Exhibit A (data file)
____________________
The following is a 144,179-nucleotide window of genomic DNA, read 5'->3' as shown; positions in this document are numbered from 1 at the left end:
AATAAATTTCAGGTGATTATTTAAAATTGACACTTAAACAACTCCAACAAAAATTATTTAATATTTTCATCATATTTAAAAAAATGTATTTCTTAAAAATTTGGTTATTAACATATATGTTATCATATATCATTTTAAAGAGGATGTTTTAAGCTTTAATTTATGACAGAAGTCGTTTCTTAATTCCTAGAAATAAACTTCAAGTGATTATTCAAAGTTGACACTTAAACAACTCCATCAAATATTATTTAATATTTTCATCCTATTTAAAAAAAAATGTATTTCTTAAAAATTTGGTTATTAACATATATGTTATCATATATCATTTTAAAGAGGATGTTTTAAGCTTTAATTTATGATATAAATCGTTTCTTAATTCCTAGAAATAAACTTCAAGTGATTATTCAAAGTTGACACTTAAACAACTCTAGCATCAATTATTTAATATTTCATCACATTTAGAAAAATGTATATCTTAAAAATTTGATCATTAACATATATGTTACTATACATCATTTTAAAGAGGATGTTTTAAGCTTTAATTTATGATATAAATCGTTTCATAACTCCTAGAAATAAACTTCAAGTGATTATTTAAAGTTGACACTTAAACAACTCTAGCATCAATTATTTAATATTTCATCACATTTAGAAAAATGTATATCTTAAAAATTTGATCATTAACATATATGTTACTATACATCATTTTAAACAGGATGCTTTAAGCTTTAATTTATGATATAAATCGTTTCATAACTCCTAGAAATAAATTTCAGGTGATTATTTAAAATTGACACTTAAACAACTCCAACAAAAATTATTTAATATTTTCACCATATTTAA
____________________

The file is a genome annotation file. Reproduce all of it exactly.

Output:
The following is a 144,179-nucleotide window of genomic DNA, read 5'->3' as shown; positions in this document are numbered from 1 at the left end:
AATAAATTTCAGGTGATTATTTAAAATTGACACTTAAACAACTCCAACAAAAATTATTTAATATTTTCATCATATTTAAAAAAATGTATTTCTTAAAAATTTGGTTATTAACATATATGTTATCATATATCATTTTAAAGAGGATGTTTTAAGCTTTAATTTATGACAGAAGTCGTTTCTTAATTCCTAGAAATAAACTTCAAGTGATTATTCAAAGTTGACACTTAAACAACTCCATCAAATATTATTTAATATTTTCATCCTATTTAAAAAAAAATGTATTTCTTAAAAATTTGGTTATTAACATATATGTTATCATATATCATTTTAAAGAGGATGTTTTAAGCTTTAATTTATGATATAAATCGTTTCTTAATTCCTAGAAATAAACTTCAAGTGATTATTCAAAGTTGACACTTAAACAACTCTAGCATCAATTATTTAATATTTCATCACATTTAGAAAAATGTATATCTTAAAAATTTGATCATTAACATATATGTTACTATACATCATTTTAAAGAGGATGTTTTAAGCTTTAATTTATGATATAAATCGTTTCATAACTCCTAGAAATAAACTTCAAGTGATTATTTAAAGTTGACACTTAAACAACTCTAGCATCAATTATTTAATATTTCATCACATTTAGAAAAATGTATATCTTAAAAATTTGATCATTAACATATATGTTACTATACATCATTTTAAACAGGATGCTTTAAGCTTTAATTTATGATATAAATCGTTTCATAACTCCTAGAAATAAATTTCAGGTGATTATTTAAAATTGACACTTAAACAACTCCAACAAAAATTATTTAATATTTTCACCATATTTAA